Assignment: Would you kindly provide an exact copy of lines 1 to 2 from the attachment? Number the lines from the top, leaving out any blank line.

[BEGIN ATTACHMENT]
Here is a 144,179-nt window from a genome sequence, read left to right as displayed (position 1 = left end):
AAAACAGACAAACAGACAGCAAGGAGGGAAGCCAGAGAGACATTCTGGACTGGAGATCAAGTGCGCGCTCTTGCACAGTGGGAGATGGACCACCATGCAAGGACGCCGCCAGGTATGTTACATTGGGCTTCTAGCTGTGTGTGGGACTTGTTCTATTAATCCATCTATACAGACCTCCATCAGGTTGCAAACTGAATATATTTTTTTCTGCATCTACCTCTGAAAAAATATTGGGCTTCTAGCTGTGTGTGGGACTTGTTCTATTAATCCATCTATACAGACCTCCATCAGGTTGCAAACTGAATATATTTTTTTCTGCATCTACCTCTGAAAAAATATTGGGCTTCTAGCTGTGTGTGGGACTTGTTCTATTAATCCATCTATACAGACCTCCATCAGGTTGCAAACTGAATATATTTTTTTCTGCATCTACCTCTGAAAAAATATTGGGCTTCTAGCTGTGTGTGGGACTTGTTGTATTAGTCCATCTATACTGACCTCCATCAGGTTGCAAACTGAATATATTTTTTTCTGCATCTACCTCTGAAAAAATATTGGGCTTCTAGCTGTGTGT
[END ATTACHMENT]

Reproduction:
Here is a 144,179-nt window from a genome sequence, read left to right as displayed (position 1 = left end):
AAAACAGACAAACAGACAGCAAGGAGGGAAGCCAGAGAGACATTCTGGACTGGAGATCAAGTGCGCGCTCTTGCACAGTGGGAGATGGACCACCATGCAAGGACGCCGCCAGGTATGTTACATTGGGCTTCTAGCTGTGTGTGGGACTTGTTCTATTAATCCATCTATACAGACCTCCATCAGGTTGCAAACTGAATATATTTTTTTCTGCATCTACCTCTGAAAAAATATTGGGCTTCTAGCTGTGTGTGGGACTTGTTCTATTAATCCATCTATACAGACCTCCATCAGGTTGCAAACTGAATATATTTTTTTCTGCATCTACCTCTGAAAAAATATTGGGCTTCTAGCTGTGTGTGGGACTTGTTCTATTAATCCATCTATACAGACCTCCATCAGGTTGCAAACTGAATATATTTTTTTCTGCATCTACCTCTGAAAAAATATTGGGCTTCTAGCTGTGTGTGGGACTTGTTGTATTAGTCCATCTATACTGACCTCCATCAGGTTGCAAACTGAATATATTTTTTTCTGCATCTACCTCTGAAAAAATATTGGGCTTCTAGCTGTGTGT